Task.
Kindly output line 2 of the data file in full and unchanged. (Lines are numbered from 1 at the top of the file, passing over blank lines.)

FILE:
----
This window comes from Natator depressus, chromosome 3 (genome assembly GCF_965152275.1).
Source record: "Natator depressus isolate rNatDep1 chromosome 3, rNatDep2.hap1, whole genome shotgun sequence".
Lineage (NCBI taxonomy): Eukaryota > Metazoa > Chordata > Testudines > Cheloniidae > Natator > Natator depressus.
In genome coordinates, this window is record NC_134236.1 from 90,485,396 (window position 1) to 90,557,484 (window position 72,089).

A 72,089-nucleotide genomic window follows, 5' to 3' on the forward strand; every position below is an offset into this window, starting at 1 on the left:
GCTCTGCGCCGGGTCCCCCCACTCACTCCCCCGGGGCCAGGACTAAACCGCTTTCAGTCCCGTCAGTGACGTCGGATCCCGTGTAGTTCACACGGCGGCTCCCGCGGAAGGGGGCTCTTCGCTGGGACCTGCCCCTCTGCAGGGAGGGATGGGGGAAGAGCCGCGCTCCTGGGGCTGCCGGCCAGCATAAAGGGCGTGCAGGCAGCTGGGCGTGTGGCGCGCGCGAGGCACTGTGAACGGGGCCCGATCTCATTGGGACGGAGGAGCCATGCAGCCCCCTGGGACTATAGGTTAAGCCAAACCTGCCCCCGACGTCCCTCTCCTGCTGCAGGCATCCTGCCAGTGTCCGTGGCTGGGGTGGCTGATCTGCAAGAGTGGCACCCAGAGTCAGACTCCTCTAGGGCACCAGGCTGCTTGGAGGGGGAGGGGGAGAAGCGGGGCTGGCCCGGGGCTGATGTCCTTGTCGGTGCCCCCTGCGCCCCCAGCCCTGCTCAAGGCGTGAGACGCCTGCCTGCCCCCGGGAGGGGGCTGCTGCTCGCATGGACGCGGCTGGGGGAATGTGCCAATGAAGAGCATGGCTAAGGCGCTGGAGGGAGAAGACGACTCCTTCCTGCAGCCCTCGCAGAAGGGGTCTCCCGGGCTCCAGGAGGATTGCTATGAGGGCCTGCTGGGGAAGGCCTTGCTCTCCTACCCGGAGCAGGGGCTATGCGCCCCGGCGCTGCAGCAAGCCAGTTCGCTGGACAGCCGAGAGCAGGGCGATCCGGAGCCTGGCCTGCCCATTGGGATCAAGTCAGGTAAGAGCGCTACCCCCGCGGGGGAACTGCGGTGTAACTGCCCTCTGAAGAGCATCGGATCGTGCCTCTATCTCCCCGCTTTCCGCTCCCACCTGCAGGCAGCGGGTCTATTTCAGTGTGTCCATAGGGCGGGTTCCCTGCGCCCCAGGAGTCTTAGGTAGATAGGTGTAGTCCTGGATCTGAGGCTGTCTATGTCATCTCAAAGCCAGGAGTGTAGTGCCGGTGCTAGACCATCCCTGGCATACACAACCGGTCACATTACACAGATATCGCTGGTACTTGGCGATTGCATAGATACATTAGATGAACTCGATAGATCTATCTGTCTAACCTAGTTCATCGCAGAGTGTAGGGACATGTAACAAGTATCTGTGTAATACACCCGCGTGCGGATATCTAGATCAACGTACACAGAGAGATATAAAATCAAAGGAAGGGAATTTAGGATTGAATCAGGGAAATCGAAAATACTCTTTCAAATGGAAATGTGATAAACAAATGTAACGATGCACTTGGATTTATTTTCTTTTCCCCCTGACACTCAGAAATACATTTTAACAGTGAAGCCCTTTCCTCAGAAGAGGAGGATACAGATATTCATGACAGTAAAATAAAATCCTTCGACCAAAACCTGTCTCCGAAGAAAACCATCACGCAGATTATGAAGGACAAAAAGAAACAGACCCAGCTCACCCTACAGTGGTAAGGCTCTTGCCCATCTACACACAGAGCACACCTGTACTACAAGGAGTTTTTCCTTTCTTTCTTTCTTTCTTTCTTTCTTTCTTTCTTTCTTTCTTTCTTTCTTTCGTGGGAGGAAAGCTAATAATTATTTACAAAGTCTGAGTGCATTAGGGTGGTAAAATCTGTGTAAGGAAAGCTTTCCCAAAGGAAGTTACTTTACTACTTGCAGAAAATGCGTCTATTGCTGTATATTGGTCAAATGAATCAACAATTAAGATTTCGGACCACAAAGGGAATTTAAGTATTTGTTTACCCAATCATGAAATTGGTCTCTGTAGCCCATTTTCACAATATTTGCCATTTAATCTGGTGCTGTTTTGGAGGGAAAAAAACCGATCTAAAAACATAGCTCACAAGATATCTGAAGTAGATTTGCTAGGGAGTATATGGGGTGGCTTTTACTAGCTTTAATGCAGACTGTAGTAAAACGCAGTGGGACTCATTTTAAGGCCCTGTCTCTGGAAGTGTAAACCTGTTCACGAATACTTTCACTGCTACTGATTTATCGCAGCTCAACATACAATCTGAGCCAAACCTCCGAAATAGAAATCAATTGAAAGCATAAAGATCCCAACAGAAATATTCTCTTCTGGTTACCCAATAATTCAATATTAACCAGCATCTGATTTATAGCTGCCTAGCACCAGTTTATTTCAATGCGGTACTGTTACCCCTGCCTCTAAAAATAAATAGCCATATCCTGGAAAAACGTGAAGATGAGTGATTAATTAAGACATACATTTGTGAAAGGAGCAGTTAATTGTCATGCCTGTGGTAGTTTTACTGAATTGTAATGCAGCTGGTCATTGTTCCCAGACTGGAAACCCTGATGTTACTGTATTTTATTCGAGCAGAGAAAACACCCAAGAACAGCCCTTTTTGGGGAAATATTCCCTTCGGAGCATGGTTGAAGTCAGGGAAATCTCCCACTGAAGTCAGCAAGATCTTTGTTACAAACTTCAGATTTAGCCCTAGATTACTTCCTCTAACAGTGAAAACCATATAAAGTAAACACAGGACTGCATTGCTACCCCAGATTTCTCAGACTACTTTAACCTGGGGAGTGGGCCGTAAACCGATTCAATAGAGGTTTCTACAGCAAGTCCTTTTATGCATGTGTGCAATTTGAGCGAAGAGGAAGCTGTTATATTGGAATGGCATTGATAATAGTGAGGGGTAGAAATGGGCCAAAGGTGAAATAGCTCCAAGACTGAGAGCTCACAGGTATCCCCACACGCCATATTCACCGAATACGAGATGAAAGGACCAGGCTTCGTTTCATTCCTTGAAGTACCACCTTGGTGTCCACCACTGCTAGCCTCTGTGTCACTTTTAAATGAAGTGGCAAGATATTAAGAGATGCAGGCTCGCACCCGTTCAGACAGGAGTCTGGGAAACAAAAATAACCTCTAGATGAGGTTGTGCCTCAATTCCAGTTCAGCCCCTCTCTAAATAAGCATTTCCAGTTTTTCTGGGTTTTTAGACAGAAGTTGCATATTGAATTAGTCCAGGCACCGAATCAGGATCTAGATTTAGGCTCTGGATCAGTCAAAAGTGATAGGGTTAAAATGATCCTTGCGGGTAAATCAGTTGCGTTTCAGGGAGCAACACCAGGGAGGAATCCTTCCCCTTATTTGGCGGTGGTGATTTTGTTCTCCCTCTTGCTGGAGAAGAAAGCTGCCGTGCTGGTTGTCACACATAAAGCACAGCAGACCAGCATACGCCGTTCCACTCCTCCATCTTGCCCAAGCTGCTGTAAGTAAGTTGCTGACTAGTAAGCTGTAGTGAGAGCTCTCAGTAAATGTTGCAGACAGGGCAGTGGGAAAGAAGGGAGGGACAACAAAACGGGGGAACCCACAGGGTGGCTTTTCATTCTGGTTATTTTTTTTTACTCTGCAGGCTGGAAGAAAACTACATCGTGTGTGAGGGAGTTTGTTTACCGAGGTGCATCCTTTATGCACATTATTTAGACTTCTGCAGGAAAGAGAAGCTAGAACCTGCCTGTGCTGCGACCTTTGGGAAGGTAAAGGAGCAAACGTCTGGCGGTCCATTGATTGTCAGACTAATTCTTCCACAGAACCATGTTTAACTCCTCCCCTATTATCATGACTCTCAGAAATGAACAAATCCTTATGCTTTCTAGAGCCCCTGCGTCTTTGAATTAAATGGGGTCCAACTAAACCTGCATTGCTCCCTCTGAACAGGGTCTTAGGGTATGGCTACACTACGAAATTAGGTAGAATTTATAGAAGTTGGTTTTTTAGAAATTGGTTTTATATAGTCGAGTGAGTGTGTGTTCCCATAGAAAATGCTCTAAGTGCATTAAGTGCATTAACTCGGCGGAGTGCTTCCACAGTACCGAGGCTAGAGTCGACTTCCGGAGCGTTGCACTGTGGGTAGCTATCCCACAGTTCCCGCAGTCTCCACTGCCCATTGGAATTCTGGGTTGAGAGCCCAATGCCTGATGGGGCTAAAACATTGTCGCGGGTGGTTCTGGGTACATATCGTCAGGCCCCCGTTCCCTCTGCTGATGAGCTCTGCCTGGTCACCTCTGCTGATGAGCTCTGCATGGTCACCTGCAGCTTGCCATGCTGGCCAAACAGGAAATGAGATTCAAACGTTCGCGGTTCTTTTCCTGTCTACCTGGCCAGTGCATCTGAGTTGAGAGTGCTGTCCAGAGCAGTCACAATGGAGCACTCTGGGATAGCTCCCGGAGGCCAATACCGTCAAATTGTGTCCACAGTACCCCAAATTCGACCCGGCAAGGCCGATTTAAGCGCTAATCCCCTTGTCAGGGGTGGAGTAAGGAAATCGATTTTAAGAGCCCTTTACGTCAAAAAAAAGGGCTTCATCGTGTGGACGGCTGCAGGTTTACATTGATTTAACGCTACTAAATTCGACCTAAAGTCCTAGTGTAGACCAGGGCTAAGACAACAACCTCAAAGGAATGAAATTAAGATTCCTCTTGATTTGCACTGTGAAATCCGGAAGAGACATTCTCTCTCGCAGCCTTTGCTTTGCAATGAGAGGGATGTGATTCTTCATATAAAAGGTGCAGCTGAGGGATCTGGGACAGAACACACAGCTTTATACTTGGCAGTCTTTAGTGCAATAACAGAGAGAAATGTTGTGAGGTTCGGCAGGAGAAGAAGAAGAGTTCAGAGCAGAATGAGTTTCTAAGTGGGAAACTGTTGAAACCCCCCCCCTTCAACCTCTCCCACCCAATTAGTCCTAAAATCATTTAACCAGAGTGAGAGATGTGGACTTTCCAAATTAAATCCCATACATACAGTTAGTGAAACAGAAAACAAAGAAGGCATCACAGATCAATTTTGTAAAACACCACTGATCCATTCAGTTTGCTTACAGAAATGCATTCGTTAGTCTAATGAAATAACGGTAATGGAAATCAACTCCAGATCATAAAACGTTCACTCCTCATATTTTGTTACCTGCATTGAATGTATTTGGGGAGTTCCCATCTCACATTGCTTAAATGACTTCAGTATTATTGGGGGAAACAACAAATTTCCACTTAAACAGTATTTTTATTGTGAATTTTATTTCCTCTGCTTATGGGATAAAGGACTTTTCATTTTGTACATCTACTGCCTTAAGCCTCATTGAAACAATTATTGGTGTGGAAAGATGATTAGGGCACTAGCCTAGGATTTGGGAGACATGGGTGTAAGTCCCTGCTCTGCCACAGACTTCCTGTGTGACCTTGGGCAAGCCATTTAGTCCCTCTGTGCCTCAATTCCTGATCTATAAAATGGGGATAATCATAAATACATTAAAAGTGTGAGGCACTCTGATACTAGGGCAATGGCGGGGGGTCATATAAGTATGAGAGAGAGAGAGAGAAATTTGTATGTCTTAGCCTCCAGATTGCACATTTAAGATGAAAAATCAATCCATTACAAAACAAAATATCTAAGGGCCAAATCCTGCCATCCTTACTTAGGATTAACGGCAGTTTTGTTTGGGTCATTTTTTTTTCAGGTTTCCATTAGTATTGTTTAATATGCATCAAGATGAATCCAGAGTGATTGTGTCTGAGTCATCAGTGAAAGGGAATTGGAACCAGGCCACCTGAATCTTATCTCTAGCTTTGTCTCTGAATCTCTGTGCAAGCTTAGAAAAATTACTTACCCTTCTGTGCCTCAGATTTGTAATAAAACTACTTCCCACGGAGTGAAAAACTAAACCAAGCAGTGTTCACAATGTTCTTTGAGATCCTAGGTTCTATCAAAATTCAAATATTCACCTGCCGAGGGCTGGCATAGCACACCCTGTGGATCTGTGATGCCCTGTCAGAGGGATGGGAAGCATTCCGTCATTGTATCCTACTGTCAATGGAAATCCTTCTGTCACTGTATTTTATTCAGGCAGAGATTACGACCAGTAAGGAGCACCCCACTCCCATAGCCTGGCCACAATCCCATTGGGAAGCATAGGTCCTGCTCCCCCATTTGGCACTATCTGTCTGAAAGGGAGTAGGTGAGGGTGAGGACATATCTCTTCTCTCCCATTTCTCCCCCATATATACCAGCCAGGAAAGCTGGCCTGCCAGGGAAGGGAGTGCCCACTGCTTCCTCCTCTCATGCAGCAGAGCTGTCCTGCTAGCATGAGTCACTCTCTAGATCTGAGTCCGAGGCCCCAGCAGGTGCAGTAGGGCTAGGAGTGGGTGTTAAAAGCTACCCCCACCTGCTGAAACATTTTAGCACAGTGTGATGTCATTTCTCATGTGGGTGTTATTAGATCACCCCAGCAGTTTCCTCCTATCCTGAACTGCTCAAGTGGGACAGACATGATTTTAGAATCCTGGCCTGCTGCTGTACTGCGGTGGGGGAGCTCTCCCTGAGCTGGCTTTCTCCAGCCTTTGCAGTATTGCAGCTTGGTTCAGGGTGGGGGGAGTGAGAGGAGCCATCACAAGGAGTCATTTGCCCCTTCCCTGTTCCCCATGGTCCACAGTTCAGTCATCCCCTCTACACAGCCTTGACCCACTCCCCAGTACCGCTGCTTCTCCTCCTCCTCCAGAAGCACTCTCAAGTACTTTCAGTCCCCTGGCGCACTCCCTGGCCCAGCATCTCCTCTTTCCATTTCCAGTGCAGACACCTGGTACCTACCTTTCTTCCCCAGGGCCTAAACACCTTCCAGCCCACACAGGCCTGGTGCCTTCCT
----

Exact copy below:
Source record: "Natator depressus isolate rNatDep1 chromosome 3, rNatDep2.hap1, whole genome shotgun sequence".